seem to recall seeing headlines about West Virginia and blockchain elections
previously, that’s probably because, back in May 2018, the state launched a
pilot program in two counties that allowed citizens who were overseas or
serving in the military to vote via a mobile app called Voatz, which was
developed by a company in Boston.
primary election proceeded smoothly, making those West Virginian counties the
first places in the U.S. where blockchain technology was used for official
voting in some capacity.
November, West Virginia plans to achieve another first by allowing military
service members and overseas voters from all of its counties to vote via Voatz
in the general election. This will be a bigger test for the technology, not
just because it applies to the whole state but because it’s a general election,
which matters to most of us more than a primary.
Afraid of the Blockchain?
announcing the initiative, the state government focused on the need to provide
a voting solution for people who lack easy access to desktop computers,
printers or scanners, which are sometimes necessary for using mail-in paper
ballots. Many overseas voters, especially those on active duty with the
military, lack access to these technologies, according to the state. By making
it possible to vote via the Voatz mobile app (and presuming, apparently, that
everyone has a smartphone), West Virginia hopes to make it easier for its
citizens to vote, no matter where they are located.
blockchain part of the equation seems less important to the state government,
which mentioned blockchain technology only briefly in announcing the plans to
use Voatz for the general election.
part, Voatz also appears to be relatively tight-lipped about the role that a
blockchain plays in its mobile voting app. The company doesn’t mention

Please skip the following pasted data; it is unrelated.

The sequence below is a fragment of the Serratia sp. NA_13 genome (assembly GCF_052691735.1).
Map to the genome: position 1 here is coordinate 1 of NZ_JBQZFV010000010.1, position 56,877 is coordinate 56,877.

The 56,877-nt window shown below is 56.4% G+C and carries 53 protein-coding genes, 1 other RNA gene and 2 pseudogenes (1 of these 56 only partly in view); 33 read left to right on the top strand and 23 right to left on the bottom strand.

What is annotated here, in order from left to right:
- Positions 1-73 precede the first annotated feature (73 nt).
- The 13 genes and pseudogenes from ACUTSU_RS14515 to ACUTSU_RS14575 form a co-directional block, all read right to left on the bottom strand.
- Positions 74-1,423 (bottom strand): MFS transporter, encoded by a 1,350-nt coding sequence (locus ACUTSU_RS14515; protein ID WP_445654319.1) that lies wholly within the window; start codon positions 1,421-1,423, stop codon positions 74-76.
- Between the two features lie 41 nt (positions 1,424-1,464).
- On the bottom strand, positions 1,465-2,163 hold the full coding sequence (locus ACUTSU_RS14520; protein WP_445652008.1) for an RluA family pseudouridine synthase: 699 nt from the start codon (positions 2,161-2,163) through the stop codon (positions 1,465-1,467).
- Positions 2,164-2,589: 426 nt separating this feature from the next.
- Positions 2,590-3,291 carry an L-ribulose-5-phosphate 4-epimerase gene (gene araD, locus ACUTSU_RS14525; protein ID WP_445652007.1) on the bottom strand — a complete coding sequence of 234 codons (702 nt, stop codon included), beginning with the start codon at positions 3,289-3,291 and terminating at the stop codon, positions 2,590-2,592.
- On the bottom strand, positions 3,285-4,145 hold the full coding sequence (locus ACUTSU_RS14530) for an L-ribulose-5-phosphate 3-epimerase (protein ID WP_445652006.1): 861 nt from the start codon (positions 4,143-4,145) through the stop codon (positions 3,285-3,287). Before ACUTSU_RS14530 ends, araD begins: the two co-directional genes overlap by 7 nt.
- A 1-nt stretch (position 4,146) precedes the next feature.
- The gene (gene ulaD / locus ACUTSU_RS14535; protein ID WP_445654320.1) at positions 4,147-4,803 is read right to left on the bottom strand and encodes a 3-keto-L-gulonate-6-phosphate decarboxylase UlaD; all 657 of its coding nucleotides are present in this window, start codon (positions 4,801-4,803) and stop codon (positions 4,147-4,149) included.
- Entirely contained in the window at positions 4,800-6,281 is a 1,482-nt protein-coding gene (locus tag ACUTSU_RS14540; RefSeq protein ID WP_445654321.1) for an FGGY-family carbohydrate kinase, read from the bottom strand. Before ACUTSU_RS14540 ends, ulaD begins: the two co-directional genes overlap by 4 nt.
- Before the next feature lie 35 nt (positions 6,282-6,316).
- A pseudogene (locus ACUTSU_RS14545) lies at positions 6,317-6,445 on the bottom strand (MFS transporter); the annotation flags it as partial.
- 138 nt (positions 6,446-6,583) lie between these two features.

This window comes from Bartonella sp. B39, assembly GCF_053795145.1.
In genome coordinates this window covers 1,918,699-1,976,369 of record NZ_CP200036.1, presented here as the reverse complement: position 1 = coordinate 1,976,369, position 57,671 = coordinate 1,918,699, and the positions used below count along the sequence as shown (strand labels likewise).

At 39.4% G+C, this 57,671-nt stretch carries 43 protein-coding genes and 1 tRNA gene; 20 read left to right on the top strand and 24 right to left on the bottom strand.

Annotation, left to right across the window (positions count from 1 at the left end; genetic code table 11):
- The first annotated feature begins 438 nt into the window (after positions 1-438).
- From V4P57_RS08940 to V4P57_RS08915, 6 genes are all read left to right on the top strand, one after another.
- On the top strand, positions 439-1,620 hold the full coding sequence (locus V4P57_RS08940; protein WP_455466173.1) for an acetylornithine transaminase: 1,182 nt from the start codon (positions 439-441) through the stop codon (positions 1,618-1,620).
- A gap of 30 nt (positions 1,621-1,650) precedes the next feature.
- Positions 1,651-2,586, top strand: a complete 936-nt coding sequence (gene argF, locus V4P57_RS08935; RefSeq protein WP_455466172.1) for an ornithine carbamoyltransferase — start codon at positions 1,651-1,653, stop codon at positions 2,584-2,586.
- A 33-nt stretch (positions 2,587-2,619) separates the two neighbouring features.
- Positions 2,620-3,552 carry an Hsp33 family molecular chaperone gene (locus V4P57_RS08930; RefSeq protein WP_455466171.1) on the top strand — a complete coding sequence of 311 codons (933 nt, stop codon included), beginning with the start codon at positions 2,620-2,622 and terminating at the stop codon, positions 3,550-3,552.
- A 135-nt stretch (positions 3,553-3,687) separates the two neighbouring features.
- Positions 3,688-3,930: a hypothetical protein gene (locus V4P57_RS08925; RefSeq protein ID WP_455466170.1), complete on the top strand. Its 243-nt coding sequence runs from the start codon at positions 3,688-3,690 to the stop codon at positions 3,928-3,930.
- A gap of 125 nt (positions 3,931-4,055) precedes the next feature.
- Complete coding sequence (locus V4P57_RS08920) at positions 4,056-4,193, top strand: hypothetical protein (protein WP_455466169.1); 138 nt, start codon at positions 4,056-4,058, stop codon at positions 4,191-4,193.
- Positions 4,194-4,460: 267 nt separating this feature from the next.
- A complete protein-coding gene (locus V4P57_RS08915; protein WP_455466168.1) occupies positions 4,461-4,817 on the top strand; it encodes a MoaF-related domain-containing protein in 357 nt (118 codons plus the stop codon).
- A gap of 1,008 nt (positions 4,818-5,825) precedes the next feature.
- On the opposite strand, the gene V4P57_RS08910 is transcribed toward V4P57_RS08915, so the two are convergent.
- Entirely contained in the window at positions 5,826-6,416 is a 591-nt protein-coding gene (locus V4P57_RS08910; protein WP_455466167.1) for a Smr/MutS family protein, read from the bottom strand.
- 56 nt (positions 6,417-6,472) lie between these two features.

blockchain technology on its homepage.
be because Voatz has been criticized for (among other things) creating a vote-recording
system that, despite using a HyperLedger-based blockchain to store data, is
centralized in most other respects, thereby undercutting most of the neutrality
and independent-verifiability benefits that blockchain-based voting theoretically
provides. The voting data passes through Voatz’s own servers, so it’s not
really decentralized or fully transparent.
both West Virginia and Voatz (in its FAQ) assure voters that the Voatz
system has been thoroughly vetted by “several independent and widely respected technology
auditing companies,” it’s unclear for the most part who those companies are.
does use biometric features, namely facial recognition and fingerprinting, to
verify that a voter is who he or she claims to be. That seems to be an effort
to prevent the scourge of voter identity fraud (which has occurred
approximately twice in West Virginia this century, according to the Heritage
Foundation), but it
would appear to do little to guarantee that votes are recorded fairly and that
voting data is not manipulated. (And, critically, recording data on a
blockchain does not magically make that data immune to the various exploits that can potentially undermine
of the Future
of the above, it’s a safe bet that blockchain-based voting in the United States
isn’t going to end with West Virginia. Despite the potential flaws in the
current system, there remains tremendous political pressure to build voting
systems that are more resistant to fraud and easier to access than those that
are typically used today. When leveraged in the right way, blockchain
technology can be part of those solutions.
already being done elsewhere. From Switzerland
, blockchain-based voting
systems are becoming a real-world solution for government elections.
We’ll be closely watching what happens in the elections in West Virginia
this November. While this particular implementation of blockchain-based voting
may be imperfect, it’s a sign of things to come and an opportunity to learn how
to build blockchain election systems that are truly decentralized and fraud resistant.